- Chinese exports to North Korea soared 20.9 percent on-year from January to September, according to customs data
- During that period, China’s total trade with Pyongyang amounted to $4.03 billion, up 3.7 percent on-year
- The data comes amid rising international pressure for tight sanctions on North Korea
From January to September, Asia’s largest economy exported $2.55 billion in value to the pariah state, the data showed, according to Reuters. Imports from North Korea during that nine-month period actually fell 16.7 percent, according to the data, and so the total trade figure only saw a 3.7 percent increase, Reuters said.
Of note, both exports and imports between the two nations fell in September from the previous month, according to the data: Exports to North Korea sank from $315.97 million to $266.35 million, and imports from North Korea fell from $288.29 million to $145.82 million.
The figures come as much of the world, including the United Nations, calls for tight economic sanctions on the rogue nation. The government in Pyongyang is paying for a rapidly expanding nuclear weapons program, and it has verbally threatened several countries with attack.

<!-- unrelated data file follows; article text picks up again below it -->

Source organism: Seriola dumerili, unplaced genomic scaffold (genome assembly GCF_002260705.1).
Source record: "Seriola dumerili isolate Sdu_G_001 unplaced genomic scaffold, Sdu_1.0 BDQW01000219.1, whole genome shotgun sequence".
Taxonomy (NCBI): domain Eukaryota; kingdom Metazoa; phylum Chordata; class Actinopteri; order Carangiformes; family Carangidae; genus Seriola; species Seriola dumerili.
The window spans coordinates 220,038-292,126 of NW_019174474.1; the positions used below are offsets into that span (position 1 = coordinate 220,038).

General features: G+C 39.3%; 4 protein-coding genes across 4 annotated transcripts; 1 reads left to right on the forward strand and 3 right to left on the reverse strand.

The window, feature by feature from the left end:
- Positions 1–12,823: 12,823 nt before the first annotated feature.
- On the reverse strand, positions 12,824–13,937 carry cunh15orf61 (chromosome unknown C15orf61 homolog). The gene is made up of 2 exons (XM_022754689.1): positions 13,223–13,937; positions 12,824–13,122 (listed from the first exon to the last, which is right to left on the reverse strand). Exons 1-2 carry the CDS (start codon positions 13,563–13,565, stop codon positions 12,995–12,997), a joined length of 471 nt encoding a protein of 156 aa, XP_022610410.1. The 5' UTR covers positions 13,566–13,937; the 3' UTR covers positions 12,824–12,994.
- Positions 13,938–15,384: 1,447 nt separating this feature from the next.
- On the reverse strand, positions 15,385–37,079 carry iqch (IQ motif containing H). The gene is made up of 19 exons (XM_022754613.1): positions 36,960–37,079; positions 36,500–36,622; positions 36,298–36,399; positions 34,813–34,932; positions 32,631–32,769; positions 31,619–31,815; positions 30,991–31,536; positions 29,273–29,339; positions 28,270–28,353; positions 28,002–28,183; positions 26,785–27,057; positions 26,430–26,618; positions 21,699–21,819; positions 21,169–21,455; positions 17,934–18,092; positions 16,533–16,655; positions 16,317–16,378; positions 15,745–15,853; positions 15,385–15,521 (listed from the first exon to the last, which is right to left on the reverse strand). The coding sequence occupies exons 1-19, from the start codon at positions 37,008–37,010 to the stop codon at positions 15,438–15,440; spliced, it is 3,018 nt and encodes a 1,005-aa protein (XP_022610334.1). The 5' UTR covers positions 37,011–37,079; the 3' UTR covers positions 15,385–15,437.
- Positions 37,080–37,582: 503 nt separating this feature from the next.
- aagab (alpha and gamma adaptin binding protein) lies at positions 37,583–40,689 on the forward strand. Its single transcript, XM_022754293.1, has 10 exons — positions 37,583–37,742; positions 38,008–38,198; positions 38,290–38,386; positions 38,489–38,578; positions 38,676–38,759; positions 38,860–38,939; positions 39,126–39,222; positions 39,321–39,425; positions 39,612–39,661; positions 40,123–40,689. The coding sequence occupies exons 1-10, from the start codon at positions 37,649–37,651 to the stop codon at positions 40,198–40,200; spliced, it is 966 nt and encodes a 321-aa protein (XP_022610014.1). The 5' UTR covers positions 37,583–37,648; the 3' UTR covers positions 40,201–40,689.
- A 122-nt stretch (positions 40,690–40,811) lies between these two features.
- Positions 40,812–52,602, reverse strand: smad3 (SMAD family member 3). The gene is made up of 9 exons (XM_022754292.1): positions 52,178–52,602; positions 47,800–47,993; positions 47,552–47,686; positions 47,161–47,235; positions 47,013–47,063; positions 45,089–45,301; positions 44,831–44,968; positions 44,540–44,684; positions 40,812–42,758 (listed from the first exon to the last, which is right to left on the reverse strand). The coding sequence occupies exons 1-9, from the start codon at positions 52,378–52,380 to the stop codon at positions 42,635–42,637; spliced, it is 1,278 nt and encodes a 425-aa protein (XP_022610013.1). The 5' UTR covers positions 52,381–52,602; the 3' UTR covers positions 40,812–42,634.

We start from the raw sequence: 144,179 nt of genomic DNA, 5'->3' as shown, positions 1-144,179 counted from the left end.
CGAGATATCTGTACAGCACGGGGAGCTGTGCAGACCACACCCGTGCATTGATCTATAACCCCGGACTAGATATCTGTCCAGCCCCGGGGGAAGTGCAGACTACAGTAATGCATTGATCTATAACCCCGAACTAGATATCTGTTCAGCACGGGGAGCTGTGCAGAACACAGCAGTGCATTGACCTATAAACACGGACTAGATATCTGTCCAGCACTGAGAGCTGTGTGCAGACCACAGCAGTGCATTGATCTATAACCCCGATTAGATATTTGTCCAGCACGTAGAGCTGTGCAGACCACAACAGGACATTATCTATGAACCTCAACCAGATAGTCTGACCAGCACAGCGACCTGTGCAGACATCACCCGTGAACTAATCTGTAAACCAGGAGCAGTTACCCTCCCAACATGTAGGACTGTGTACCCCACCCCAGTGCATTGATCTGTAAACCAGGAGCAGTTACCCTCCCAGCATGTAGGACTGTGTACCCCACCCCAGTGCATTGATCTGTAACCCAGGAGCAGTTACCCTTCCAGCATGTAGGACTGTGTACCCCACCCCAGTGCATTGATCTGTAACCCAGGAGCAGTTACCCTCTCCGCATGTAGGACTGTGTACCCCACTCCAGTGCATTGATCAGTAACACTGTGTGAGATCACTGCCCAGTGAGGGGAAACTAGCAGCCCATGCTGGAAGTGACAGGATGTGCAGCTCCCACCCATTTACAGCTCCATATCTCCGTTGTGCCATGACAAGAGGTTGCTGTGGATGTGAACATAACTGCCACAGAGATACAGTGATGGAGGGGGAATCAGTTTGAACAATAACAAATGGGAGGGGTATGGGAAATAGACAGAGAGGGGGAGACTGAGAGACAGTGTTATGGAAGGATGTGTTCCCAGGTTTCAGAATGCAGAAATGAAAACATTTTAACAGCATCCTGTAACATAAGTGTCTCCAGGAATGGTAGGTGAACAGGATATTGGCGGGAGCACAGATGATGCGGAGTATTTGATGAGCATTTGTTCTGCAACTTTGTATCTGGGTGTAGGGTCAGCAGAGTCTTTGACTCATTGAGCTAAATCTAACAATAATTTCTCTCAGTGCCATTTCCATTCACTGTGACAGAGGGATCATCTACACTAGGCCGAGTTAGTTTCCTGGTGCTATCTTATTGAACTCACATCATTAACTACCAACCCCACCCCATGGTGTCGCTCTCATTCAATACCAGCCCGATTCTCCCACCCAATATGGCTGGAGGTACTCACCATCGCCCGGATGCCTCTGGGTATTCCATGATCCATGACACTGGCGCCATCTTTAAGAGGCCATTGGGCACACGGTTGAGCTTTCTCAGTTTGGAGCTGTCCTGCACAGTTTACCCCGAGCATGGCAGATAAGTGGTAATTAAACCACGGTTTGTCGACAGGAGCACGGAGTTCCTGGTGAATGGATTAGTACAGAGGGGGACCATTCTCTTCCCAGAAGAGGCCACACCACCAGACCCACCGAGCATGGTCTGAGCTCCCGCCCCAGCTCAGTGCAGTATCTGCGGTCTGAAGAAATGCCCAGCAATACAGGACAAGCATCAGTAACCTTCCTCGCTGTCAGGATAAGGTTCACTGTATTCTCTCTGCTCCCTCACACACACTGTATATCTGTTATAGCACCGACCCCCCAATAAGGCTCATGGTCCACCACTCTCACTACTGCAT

Last month, Beijing announced its intention to restrict trade with Pyongyang on several key items, including textiles, seafood and petroleum products, in compliance with U.N resolutions. Chinese President Xi Jinping’s administration has also banned mainland lenders from doing business with North Korean clients.
The rising pressure comes amid a tense war of words between North Korean ruler Kim Jong Un and President Donald Trump, which has stoked fears of military action on the Korean Peninsula. Last week, a U.S. nuclear-powered aircraft carrier conducted drills with South Korea’s navy in an exercise aimed at showing off Washington’s defense capabilities.
Doubts over China’s commitment
Trump is expected to ask Xi to do more to contain the North when the two leaders meet in Beijing next month.
But many commentators believe China, which exercises enormous economic clout over the isolated regime, is fundamentally unwilling to destabilize its neighbor.
“China’s enormous material leverage over North Korea is a double-edged sword,” said a Sept. 26 note on 38 North, a project of the US-Korea Institute at Johns Hopkins School of Advanced International Studies. “Cutting off the lifeline could lead to state and societal collapse in North Korea. This is the last thing Beijing wants. It would invite instability on China’s borders, precipitate a refugee crisis, or worse.”
—Reuters contributed to this report.